The main guidelines are as follows:
1. Concentrate on human rights at every turn. It is the Regime’s weakest point and shows them up before the world for the primitives they are. Their victims are the Iranian people.
2. Sanctions and action on the nuclear bomb front have to remain. However, they have to be clearly sold to the Iranian people as not preventing them having civil nuclear power. There is nothing wrong with this. It was started under the late Shah and would have been a reality many years ago were it not for the complete inefficiency of this Regime.
3. Sanctions generally need to be looked at to see where concessions can be made for the benefit of the Iranian people and sold to them as such. Some infrastructure projects might be suitable candidates and create valuable contact with the West. The more commercial contact we have, the better it is for the future.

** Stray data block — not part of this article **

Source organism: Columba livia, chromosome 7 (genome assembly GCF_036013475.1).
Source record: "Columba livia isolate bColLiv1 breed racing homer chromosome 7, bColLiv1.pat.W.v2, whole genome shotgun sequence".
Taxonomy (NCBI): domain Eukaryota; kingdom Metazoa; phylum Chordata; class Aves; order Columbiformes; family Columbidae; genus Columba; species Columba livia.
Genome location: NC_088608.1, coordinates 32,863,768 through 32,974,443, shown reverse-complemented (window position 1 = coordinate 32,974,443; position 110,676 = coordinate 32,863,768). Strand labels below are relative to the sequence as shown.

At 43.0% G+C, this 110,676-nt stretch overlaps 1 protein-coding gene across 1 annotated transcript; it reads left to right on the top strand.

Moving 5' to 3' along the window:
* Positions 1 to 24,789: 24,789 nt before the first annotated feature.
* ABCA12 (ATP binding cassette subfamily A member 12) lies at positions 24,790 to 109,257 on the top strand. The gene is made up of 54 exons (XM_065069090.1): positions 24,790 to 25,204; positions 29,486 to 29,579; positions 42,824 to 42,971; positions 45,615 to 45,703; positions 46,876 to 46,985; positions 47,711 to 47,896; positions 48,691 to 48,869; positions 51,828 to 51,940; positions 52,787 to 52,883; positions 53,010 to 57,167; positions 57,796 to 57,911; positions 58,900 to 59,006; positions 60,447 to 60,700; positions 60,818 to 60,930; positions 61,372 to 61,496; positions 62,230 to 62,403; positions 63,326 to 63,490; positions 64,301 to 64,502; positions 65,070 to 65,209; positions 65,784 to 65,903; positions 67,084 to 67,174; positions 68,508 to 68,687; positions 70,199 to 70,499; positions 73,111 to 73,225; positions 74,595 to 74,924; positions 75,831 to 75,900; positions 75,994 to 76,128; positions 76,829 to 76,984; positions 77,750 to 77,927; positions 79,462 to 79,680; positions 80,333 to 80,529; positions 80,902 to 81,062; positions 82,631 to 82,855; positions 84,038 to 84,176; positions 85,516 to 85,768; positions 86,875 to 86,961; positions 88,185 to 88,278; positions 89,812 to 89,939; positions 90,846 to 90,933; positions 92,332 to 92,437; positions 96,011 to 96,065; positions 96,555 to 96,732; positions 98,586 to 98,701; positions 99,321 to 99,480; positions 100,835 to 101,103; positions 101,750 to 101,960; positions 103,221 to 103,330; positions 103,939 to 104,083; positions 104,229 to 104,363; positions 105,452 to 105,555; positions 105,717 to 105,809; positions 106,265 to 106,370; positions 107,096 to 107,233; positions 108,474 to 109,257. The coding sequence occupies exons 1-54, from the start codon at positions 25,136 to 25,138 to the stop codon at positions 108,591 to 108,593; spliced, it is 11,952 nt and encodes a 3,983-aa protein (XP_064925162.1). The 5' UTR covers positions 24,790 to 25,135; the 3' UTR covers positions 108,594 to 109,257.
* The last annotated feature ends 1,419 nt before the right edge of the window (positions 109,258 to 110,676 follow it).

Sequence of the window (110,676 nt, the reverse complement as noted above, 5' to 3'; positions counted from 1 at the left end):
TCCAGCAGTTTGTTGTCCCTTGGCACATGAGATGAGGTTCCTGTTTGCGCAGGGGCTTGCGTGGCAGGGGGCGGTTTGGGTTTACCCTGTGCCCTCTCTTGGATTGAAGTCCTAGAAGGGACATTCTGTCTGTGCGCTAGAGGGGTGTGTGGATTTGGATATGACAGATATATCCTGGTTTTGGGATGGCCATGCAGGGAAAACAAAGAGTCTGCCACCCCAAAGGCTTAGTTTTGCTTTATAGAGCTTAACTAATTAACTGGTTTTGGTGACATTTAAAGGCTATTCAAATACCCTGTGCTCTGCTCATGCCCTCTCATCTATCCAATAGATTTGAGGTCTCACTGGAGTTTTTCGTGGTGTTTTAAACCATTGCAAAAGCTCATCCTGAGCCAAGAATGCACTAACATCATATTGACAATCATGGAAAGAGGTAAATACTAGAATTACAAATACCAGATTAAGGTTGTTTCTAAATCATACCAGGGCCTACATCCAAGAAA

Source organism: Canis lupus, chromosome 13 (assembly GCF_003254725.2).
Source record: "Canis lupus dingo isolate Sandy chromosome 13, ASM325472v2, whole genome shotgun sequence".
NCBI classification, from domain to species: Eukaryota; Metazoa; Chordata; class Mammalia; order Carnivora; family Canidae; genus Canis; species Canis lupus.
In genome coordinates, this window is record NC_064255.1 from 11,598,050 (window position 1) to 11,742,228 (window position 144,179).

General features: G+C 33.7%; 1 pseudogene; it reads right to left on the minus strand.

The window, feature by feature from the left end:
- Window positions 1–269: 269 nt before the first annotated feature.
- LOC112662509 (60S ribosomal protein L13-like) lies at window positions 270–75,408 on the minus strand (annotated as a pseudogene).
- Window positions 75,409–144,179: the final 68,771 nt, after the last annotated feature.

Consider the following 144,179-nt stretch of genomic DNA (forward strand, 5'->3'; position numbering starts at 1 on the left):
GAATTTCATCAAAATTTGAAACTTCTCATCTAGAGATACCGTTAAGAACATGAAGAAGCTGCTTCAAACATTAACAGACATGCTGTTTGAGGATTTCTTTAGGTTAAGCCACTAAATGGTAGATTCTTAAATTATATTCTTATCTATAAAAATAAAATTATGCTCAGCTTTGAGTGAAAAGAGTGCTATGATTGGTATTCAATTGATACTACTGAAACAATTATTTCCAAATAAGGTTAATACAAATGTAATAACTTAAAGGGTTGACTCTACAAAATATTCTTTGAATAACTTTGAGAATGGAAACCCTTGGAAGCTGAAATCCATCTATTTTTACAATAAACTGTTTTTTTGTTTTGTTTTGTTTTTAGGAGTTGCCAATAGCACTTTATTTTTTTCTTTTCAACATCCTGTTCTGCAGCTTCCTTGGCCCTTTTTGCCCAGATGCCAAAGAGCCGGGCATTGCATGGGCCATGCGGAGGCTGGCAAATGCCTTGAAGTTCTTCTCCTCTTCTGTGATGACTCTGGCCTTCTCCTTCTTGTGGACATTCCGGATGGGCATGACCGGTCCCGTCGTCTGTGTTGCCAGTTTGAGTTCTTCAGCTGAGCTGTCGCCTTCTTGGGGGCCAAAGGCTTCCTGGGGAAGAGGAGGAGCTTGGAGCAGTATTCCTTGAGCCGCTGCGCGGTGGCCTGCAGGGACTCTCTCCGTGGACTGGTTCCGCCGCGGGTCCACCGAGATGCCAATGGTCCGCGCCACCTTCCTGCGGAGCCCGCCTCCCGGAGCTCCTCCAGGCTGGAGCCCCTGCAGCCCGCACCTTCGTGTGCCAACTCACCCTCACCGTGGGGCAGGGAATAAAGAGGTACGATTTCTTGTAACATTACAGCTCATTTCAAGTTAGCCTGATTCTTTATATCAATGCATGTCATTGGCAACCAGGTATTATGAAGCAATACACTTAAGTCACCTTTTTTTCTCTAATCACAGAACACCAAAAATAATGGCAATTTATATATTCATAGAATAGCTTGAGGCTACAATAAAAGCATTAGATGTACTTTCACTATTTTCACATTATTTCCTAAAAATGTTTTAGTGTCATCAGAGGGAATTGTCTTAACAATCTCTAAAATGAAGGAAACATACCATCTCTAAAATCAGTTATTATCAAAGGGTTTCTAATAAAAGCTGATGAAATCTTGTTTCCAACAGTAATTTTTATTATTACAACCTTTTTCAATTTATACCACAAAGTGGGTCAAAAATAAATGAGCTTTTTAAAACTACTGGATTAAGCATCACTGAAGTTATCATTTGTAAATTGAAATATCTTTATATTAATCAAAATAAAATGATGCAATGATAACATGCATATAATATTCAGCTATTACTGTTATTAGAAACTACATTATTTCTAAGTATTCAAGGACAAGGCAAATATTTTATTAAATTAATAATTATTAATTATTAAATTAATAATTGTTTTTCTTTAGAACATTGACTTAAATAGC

3. The US needs to build on President Obama’s repeated and moderate attempts to create dialogue with the Iranian people. His goodwill is passport to success here, and most important is progress with the Palestinian issue.
4. In this regard it is essential that Israel co-operate and fulfil its greater responsibilities to its friends and allies. It is paramount that the Americans be firm with Israel. It is not in Israel’s best interest to be seen as the main obstacle to peace in the Middle East.
5. We must encourage and increase contacts with Iran. Commercial, sporting and cultural connections are obvious ways to do so, and which could make an enormous difference.
In all of this the Islamic Republic will be difficult to deal with and its own worst enemy. But every bit of progress brings us nearer to its people and its people nearer the freedom and democracy they want and deserve.